Unlicensed and Unscrupulous Contractors
Avoid Becoming a Victim
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» What to know before you start
» What to know before you start
Each year, thousands of property owners in Arizona are solicited by unlicensed contractors who promise deals, which sound too good to be true. Most of the time, they are, and all too often, the complainant is defrauded out of hundreds or even thousands of dollars. Some of the questionable tactics a consumer should be on guard against are:
DON'T accept a contractor's advertising or word as proof of being legitimate or of possessing a current, valid contractor's license. Call the ROC.
DON'T respond to "scare tactic" door to door salesman who say they were just driving by and notice a problem with your roof or driveway, and they just happen to have extra material on their truck. Call the ROC.
DON'T make major or full advance payments to the contractor for purchase of materials for your job site. Con men will often do superficial defective work, or even no work at all and never return. You then might encounter major bills to correct the damage or problems left behind.
DON'T supply telephone solicitors with credit card or other personal credit information on promises of free inspections or free gifts. Call the ROC, the Attorney General's office, or the Better Business Bureau to check on other consumer complaints against the company.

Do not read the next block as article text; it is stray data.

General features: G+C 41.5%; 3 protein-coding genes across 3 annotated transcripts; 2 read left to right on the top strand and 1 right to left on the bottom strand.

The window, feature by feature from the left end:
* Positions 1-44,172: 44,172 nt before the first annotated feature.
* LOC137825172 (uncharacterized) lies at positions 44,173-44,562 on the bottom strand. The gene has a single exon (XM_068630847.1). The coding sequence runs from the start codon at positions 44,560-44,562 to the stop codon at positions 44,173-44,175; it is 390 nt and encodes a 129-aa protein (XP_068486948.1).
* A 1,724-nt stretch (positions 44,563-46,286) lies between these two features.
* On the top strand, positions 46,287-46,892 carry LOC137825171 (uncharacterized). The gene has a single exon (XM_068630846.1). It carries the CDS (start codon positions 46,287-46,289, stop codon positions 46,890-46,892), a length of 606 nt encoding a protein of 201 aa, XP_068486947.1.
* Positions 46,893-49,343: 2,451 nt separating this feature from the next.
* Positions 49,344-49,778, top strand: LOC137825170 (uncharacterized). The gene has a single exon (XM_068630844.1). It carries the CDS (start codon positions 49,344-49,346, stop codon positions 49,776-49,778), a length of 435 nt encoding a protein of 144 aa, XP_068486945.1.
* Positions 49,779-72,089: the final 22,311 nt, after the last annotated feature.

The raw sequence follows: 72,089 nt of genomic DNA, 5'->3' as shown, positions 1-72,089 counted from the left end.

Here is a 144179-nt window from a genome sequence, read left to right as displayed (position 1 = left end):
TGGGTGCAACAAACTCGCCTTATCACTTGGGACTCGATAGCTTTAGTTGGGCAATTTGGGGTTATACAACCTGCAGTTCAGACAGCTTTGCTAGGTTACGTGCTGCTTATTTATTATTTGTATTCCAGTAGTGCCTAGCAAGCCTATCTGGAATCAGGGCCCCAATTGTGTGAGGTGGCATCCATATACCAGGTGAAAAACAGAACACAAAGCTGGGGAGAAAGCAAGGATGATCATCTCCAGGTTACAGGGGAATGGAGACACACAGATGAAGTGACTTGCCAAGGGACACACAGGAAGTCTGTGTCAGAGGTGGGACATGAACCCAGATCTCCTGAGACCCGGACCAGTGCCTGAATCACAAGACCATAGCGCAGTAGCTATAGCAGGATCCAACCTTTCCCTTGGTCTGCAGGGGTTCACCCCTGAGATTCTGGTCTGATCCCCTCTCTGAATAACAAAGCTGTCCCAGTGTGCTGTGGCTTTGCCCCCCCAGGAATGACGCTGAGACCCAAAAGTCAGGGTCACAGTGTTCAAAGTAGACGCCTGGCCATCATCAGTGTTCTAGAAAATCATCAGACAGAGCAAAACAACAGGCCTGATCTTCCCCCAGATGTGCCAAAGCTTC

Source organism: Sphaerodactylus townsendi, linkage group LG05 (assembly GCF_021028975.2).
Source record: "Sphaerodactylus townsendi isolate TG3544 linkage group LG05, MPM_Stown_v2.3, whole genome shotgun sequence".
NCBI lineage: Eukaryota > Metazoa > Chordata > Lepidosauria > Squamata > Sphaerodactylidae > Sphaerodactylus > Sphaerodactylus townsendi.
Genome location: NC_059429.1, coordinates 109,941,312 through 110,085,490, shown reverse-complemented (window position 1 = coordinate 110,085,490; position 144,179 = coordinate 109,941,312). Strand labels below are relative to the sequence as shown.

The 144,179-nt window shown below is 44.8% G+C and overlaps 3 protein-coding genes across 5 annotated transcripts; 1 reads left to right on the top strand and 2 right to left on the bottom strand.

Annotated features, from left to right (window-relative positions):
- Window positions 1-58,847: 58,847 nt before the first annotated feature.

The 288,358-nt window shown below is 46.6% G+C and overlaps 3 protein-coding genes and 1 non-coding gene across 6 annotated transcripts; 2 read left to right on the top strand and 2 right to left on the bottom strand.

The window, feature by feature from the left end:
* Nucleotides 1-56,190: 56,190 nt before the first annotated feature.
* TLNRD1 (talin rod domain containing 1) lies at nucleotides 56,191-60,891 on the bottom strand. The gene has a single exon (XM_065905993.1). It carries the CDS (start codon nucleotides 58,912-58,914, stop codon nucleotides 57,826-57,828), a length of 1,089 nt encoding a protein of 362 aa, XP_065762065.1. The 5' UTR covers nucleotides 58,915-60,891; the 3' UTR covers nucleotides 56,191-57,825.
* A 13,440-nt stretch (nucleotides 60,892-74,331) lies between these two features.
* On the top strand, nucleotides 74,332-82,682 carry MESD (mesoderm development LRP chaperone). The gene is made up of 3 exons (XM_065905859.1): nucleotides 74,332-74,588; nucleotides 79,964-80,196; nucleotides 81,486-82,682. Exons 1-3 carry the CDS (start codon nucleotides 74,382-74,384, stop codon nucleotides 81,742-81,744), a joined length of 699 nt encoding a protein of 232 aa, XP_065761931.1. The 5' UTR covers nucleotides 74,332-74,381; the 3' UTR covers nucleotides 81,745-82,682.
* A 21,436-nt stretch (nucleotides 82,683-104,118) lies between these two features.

DON'T accept the first price or bid that comes along, especially on major construction or remodeling projects. Be skeptical of bids or prices that are much lower than others obtained. Be sure all bidders possess current contractor's licenses for the type of work to be performed.
DON'T assume that even if a contractor is licensed that you will get what you pay for and be protected. Occasionally, even licensed contractors develop financial difficulties, have employee or credit problems, or fail to keep their license current. Call the ROC before signing any contract or advancing any large payments for work that has not been performed.
DON'T allow solicitors or contractors to have access to your home or property without a prior appointment, and without having first verified the contractor's name, the name of the business, the company's current contractor license number, and the name of the person who will be sent to your home to do the work.
DON'T judge a book by its cover. Many con men depend upon their victim's being fooled by their friendly, professional appearance or confident approach.
They may also take the other approach of attempting to intimidate or threaten people into signing contracts or making payments. Call the Registrar of Contractors or call your local police.
DON'T forget that you are the customer. That means that you may also be a target for a fraudulent scheme or theft. Call the ROC!
Remember there is seldom a case where a property owner needs to sign a contract immediately.
A contractor who tells you that the work must be done right away, for your family's or your own safety, is probably trying to force an immediate sale, or is perpetrating a fraud.
If you are told, or believe you have an emergency, such as a gas leak, or a serious electrical problem, call your local fire department or public utility company.